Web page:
This work is initially motivated by the need to

describe and characterize 3D data in the analysis of

functional imaging data. We propose in this paper

a pipeline steps for the problem of 3D mesh seg-

mentation of the brain in magnetic resonance images.

Our algorithm uses three stages to segment MRI im-

age. Initially, data is classiﬁed into three main classes

in order to extract white matter (WM), gray matter

(GM), cerebral-spinal ﬂuid (CSF). Then, we generate

a discrete representation of each tissue class and we

create a mutiresolution representation for each one. In

the third stage, we segment the obtained meshes using

a criteria based on discrete curvature. The proposed

framework is presented in ﬁgure 1.

2 DISCRETE REPRESENTATION

OF BRAIN TISSUES

The proposed framework uses a combination of sta-

tistical classiﬁcation, isosurface extraction, multires-

olution representation and brain labeling. These steps

address various problems in computer graphics, sci-

entiﬁc visualization, analysis and interpretation of the

brain activity and many others. In the next sections

we explain in details our method and present some

results.

Figure 1: The general principle of the method.

2.1 Expectation Maximization

In statistical classiﬁcation, each object is represented

by d features, and the goal of classiﬁcation becomes

ﬁnding compact and disjoint regions for classes in a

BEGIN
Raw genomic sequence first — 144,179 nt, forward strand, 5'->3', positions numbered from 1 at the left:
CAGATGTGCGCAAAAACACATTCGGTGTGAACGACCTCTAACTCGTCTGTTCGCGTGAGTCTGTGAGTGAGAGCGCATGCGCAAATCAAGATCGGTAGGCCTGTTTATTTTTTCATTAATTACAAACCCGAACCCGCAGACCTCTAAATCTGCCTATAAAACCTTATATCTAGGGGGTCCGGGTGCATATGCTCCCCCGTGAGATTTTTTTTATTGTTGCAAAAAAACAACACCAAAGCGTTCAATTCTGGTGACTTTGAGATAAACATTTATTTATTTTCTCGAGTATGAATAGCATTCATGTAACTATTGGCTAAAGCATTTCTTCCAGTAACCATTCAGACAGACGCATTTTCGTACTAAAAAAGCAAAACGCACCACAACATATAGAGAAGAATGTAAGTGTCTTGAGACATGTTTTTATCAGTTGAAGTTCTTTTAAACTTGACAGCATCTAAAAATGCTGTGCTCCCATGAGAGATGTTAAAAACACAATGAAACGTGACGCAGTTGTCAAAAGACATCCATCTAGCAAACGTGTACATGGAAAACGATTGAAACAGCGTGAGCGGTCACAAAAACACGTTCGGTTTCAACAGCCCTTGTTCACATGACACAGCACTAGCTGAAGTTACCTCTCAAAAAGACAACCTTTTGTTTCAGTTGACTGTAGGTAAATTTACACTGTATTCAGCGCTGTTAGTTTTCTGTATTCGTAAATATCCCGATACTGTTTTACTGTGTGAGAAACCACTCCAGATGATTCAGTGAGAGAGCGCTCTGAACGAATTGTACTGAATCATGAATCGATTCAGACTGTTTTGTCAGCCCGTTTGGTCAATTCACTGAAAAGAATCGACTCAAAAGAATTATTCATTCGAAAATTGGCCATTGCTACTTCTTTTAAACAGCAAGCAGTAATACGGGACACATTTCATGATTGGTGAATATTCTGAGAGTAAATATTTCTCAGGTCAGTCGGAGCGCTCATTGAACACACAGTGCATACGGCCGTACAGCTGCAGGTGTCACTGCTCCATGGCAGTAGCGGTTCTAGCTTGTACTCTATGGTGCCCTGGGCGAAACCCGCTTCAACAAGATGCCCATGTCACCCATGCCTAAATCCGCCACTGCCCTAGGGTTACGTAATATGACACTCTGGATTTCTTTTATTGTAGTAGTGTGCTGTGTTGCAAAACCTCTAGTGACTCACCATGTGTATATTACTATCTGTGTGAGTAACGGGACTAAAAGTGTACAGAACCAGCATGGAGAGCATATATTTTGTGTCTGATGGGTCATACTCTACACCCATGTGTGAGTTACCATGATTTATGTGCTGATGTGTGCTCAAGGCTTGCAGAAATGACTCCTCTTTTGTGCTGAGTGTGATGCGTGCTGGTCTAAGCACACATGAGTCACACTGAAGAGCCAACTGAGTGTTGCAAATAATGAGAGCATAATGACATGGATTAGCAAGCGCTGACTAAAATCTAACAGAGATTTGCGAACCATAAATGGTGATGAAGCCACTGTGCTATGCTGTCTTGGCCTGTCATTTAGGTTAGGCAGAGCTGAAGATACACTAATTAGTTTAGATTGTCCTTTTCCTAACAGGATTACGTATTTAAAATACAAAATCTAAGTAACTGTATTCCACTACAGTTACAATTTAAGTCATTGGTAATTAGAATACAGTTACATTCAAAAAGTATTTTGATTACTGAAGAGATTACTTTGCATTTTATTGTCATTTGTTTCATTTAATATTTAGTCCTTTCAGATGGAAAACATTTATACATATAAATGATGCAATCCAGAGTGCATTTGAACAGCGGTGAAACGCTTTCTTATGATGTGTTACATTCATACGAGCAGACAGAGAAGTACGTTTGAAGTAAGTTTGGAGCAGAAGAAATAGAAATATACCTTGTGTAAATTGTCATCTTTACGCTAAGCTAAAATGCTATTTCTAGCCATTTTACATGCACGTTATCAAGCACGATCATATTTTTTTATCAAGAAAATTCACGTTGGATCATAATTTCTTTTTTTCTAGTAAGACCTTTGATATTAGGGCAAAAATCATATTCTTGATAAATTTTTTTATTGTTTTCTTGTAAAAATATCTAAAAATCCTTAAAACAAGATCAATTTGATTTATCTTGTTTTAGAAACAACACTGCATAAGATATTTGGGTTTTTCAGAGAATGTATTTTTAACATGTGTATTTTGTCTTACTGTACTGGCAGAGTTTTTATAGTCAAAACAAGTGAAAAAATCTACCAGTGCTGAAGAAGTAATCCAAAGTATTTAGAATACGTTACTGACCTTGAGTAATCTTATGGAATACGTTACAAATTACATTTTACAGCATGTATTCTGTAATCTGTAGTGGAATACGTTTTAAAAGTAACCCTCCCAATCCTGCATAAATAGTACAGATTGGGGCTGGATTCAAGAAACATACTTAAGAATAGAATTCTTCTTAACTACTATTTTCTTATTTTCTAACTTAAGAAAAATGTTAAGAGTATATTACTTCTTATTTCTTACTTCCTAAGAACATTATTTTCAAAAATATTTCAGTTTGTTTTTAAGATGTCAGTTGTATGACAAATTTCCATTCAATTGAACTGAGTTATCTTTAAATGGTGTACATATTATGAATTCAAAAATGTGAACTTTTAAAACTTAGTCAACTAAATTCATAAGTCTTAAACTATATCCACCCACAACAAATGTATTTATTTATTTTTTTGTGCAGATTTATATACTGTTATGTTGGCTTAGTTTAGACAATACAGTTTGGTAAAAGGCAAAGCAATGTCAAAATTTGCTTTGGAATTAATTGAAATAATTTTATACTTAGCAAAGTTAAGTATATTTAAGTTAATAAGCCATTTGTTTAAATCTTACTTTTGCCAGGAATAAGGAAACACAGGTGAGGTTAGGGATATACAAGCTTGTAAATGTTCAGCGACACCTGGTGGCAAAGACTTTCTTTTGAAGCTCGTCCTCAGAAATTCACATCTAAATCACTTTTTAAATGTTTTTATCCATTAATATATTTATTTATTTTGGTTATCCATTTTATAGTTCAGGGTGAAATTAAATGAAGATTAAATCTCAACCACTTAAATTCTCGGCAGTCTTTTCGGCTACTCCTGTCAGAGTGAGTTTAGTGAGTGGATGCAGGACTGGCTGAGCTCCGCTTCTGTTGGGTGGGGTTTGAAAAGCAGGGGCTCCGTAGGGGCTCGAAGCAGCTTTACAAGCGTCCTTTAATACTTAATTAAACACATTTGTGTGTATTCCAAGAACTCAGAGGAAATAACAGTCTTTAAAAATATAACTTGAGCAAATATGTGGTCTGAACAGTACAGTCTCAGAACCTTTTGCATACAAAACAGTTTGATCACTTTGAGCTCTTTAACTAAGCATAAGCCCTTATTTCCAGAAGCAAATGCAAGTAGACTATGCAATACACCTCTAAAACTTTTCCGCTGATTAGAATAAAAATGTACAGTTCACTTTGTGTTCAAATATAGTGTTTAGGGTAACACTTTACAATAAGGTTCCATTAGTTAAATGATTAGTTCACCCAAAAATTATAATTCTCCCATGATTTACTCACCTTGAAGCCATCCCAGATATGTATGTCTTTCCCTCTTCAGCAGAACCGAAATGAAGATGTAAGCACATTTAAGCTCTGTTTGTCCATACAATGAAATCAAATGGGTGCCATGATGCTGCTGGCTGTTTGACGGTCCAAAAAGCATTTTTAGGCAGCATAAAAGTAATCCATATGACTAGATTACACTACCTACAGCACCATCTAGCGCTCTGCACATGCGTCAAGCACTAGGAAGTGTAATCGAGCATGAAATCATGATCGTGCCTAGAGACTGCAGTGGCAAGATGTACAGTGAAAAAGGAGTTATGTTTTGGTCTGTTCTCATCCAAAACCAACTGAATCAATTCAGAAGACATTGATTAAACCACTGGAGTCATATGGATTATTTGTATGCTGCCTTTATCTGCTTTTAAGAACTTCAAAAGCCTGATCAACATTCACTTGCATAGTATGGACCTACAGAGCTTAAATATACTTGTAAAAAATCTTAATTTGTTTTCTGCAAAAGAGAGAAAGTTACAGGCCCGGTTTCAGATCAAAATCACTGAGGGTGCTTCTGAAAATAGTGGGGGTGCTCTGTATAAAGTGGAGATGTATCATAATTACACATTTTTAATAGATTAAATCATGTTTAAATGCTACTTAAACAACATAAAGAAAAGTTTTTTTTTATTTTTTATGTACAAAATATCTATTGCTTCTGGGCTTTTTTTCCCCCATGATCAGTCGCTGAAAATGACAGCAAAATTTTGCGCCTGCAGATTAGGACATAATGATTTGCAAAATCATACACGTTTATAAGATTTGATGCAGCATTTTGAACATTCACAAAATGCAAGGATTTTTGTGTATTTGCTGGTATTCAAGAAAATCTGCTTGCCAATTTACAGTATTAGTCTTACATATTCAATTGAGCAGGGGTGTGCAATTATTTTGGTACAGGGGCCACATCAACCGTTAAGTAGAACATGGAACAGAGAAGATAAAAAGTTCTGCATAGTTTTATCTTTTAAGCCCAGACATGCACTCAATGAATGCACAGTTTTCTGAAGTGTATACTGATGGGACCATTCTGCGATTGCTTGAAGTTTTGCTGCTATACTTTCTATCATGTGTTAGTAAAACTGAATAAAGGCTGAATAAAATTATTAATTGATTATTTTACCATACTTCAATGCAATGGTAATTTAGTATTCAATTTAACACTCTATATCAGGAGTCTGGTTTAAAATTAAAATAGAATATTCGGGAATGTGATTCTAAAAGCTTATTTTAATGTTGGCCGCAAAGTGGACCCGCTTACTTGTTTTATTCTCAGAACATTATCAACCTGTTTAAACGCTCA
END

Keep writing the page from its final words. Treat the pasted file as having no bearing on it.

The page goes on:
d-dimensional feature space. Such decision regions

are deﬁned by decision rules that are known or can

be trained. In the case of unsupervised classiﬁca-

tion, the Expectation Maximization (EM) algorithm

(Dempster et al., 1977), is an efﬁcient iterative proce-

dure to compute the Maximum Likelihood (ML) esti-

mate in the presence of hidden data f. In short, the EM

alternates between two steps: an expectation (E) step

and a maximization (M) step. In the E-step, the miss-

ing data are estimated given the observed data and

current estimate of the model parameters. In the M-

step, we compute the maximum likelihood estimates

of the parameters by maximizing the expected likeli-

hood found in the E-step. The parameters found in

the M-step are then used to begin another E-step, and

the process is repeated.

Let us consider the mean parameter µ

k

and the

variance parameter σ

k

of the intensity distribution

of the k-th tissue class grouped in θ

k

such as θ

k

=

{µ

k

,σ

k

}. We denote also π

k

the prior probability of

each class k and γ

k

i

the posteriori probability calcu-

lated in each voxel i for each class k. In the expec-

tation step, we calculate the posteriori probability ac-

cording to the following formulas:

γ

k

i

= P(x

k

/y

k

,θ

k

) =

π

k

i

f

k

(y

i

/θ

k

)

∑

K

l=1

π

l

i

f

l

(y

i

/θ

l

)

(1)